COVID-19 Message to our Patients (re: Mental Health)

April 16, 2020

 

Dear CRH patients:

 

Allow yourself to acknowledge how you are feeling and seek support.

 

The UCSF Department of Psychiatry COVID mental health taskforce created this website with useful information and resources about emotions, coping, self-care, working from home, and a lot more: https://psych.ucsf.edu/coronavirus

There are additionally supportive resources available through the American Society for Reproductive Medicine (ASRM), including a webinar on strategies for self-care during this challenging time:  COVID-19 Resources for Patients


April 3, 2020

 

Dear CRH patients:

 

We know all of us are struggling right now to make sense of what’s happening in our world. We have no similar experiences from the past to guide us as to how to cope. This is a situation we don’t recognize, and that feels extremely frightening.

 

All of our routines are interrupted. And we don’t know when our plans for anything can move forward. We’re homebound - many of us feeling lonely and isolated. And we’re scared, for ourselves, for our loved ones nearby and around the world, and for the great uncertainty of the future.

 

We know this extreme unpredictability is enormously challenging for you, our patients. During this past week, we’ve heard from patients who were eagerly anticipating the start of their first IVF cycle, with nervousness and hopefulness, only to hear that it is postponed. We heard from couples who, after much deliberation, had been planning to move on to family building with egg or sperm donation, only to hear that we don’t know when we will be able to proceed. Also, we have patients who are eagerly awaiting the birth of their child from surrogacy, but who are afraid they may not be able to travel to see their baby born and bring them home. One of the hardest parts of facing infertility is the uncertainty, and this crisis is magnifying the uncertainty more than we could have ever imagined.

 

In the face of all these new and difficult challenges, we wanted to offer a few thoughts for you, our heartfelt advice in these difficult times.

 

It is normal and even healthy to feel anxious.

 

Anxiety is thought to be a human adaptation to help us survive. When we feel anxious, we’re prompted to take action to protect ourselves and our loved ones from danger. With the situation we are now facing, we need to be anxious, enough so that we can be hyper vigilant with hand washing, recognize our need to stock up on provisions and medications, and figure out how to make necessary changes like working from home.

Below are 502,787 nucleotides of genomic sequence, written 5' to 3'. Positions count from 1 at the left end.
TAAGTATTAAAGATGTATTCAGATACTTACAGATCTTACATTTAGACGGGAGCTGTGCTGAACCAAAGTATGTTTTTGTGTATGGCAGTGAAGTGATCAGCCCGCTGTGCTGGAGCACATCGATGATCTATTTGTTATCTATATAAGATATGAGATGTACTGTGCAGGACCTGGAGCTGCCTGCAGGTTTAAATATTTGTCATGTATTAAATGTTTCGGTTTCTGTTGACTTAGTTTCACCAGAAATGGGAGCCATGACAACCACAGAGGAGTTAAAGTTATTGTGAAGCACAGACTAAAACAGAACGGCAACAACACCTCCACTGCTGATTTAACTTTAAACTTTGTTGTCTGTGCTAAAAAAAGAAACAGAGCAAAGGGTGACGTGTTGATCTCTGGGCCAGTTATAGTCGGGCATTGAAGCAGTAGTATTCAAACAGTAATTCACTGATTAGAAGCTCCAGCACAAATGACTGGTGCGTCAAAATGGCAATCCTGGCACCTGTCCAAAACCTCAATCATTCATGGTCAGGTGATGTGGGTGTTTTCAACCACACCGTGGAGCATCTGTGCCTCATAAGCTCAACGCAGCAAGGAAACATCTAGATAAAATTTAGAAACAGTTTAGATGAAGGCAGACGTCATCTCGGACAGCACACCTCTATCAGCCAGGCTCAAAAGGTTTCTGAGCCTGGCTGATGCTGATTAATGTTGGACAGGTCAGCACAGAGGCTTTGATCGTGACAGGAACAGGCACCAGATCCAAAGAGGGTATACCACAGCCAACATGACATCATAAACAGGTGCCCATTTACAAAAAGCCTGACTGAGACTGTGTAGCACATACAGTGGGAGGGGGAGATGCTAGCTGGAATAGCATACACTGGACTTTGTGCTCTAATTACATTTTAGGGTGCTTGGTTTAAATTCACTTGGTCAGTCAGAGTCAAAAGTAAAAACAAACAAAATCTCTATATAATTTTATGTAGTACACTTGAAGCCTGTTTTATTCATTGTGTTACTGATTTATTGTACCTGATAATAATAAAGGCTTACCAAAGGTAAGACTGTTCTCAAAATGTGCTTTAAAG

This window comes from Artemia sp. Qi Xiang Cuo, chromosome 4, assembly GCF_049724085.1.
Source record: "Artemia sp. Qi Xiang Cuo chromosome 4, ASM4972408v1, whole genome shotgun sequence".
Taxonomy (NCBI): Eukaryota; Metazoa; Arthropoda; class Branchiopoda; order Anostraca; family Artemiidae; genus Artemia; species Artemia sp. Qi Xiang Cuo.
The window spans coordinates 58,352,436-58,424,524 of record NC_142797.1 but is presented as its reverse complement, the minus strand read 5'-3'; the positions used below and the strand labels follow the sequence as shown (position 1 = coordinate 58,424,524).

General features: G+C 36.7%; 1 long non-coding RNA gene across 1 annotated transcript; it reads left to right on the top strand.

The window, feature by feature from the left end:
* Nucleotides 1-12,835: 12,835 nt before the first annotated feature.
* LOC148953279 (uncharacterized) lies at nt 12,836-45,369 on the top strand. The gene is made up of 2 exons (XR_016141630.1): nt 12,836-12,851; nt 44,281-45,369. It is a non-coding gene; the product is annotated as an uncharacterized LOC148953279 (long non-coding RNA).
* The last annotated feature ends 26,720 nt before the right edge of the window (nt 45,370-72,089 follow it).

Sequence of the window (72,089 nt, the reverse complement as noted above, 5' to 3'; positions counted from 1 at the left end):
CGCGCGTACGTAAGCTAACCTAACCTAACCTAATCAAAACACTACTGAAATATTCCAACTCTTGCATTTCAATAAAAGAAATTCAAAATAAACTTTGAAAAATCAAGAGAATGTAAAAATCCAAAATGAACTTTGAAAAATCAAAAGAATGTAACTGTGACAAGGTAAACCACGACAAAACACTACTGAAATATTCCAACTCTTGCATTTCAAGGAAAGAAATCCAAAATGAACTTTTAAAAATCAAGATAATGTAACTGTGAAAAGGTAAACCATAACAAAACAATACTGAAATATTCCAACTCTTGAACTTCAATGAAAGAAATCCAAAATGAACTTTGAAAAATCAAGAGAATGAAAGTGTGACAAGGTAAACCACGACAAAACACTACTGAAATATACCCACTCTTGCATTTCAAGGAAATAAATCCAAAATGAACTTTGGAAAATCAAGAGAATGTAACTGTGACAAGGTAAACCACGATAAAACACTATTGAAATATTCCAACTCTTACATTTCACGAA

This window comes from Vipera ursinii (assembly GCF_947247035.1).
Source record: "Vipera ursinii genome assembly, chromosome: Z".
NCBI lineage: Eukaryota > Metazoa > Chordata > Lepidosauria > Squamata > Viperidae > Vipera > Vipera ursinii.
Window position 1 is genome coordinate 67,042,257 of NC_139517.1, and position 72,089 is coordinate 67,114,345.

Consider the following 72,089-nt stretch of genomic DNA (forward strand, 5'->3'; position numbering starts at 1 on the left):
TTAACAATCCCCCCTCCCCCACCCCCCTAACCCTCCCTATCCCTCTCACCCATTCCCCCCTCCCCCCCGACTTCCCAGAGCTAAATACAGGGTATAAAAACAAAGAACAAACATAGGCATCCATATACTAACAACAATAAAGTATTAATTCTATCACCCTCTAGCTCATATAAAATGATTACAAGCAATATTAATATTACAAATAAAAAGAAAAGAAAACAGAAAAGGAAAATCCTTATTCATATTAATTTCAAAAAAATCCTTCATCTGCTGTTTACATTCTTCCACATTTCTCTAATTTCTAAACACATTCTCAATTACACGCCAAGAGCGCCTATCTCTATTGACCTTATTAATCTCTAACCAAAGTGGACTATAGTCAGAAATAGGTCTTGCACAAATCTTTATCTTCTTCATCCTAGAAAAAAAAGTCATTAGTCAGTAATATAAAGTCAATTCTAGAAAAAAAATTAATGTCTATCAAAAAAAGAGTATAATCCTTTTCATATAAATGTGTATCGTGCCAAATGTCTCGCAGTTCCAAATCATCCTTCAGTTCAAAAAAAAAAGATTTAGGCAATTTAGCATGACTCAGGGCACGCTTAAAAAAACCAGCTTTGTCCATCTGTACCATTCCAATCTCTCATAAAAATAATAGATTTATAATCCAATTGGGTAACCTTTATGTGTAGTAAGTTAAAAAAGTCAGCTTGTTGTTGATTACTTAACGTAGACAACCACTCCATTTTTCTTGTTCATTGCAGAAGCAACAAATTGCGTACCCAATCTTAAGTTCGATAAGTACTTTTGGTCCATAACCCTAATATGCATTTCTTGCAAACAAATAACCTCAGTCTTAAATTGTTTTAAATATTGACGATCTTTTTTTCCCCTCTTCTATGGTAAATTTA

Anxiety feels awful. We try to avoid it at all costs. But we can’t resort to denial. We can’t try to convince ourselves that maybe it’s not that bad and that we can go about our regular activities and plans, trying to believe that nothing has changed. In the face of this pandemic, denial is dangerous, for ourselves and for everyone.

 

On the other hand, we need to keep anxiety productive. When we go from thinking through plans to obsessing and ruminating over worries, we know we’ve gone too far. Once your anxiety has motivated you to do what you need to do for safety, you can thank it for looking out for you, then ask it to take a rest.

 

Allow yourself to acknowledge how you are feeling and seek support.

 

The UCSF Department of Psychiatry COVID mental health taskforce created this website with useful information and resources about emotions, coping, self-care, working from home, and a lot more: https://psych.ucsf.edu/coronavirus

 

Connect with your support system. We need the support of others now more than ever. It is essential to share with someone whatever is swirling around in your head and causing distress. Reaching out not only can help you, but it makes the other person feel connected and important.

 

Psychological services at CRH continue to be available without interruption via Telehealth. Contact your doctor’s team to schedule an appointment. If you want to be part of an online support group, send us a message through your CRH patient portal to Psychological Services and we will set up new groups for those who are interested.

 

Very difficult circumstances are also the best opportunities for growth.

 

Going about our regular busy lives, we rarely take the opportunity to reflect on what really matters to us or on where we’re taking our lives. When we’re in our comfort zone, personal growth is usually slow. When everything falls apart, we have no choice: we’re cornered, we feel groundless. No one has the answers. Out of this groundlessness is a chance to find tenderness, deeper acceptance of our humanity, and a new sense of connection with people and our planet.

 

From our homes to yours, we wish you safety and calm in these terribly difficult times.

 

Yours,

Lauri and Sarah

 

Lauri Pasch, PHD

 

Sarah Holley, PHD

Your UCSF Center for Reproductive Health Mental Health Team